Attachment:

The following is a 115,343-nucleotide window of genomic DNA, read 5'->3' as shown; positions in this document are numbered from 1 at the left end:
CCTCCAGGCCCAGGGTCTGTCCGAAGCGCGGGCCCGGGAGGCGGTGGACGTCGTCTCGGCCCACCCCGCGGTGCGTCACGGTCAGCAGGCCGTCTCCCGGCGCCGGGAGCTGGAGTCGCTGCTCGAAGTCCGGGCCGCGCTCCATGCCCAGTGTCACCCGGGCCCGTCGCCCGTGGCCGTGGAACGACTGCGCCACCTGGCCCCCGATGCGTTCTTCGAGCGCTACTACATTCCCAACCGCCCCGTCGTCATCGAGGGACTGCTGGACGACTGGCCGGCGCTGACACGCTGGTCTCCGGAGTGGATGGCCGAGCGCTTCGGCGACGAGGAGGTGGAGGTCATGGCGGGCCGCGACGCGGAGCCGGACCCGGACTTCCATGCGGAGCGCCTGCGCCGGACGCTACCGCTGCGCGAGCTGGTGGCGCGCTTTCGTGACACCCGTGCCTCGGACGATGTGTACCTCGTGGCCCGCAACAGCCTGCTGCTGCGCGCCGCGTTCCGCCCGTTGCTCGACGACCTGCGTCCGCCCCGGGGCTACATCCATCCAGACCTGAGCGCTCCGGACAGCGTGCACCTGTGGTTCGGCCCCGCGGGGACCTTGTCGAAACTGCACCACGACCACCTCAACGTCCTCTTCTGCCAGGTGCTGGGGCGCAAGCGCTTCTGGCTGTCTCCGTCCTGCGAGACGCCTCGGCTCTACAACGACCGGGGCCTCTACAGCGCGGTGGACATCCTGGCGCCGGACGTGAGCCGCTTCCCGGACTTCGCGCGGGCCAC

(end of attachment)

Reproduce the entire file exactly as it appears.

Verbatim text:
The following is a 115,343-nucleotide window of genomic DNA, read 5'->3' as shown; positions in this document are numbered from 1 at the left end:
CCTCCAGGCCCAGGGTCTGTCCGAAGCGCGGGCCCGGGAGGCGGTGGACGTCGTCTCGGCCCACCCCGCGGTGCGTCACGGTCAGCAGGCCGTCTCCCGGCGCCGGGAGCTGGAGTCGCTGCTCGAAGTCCGGGCCGCGCTCCATGCCCAGTGTCACCCGGGCCCGTCGCCCGTGGCCGTGGAACGACTGCGCCACCTGGCCCCCGATGCGTTCTTCGAGCGCTACTACATTCCCAACCGCCCCGTCGTCATCGAGGGACTGCTGGACGACTGGCCGGCGCTGACACGCTGGTCTCCGGAGTGGATGGCCGAGCGCTTCGGCGACGAGGAGGTGGAGGTCATGGCGGGCCGCGACGCGGAGCCGGACCCGGACTTCCATGCGGAGCGCCTGCGCCGGACGCTACCGCTGCGCGAGCTGGTGGCGCGCTTTCGTGACACCCGTGCCTCGGACGATGTGTACCTCGTGGCCCGCAACAGCCTGCTGCTGCGCGCCGCGTTCCGCCCGTTGCTCGACGACCTGCGTCCGCCCCGGGGCTACATCCATCCAGACCTGAGCGCTCCGGACAGCGTGCACCTGTGGTTCGGCCCCGCGGGGACCTTGTCGAAACTGCACCACGACCACCTCAACGTCCTCTTCTGCCAGGTGCTGGGGCGCAAGCGCTTCTGGCTGTCTCCGTCCTGCGAGACGCCTCGGCTCTACAACGACCGGGGCCTCTACAGCGCGGTGGACATCCTGGCGCCGGACGTGAGCCGCTTCCCGGACTTCGCGCGGGCCAC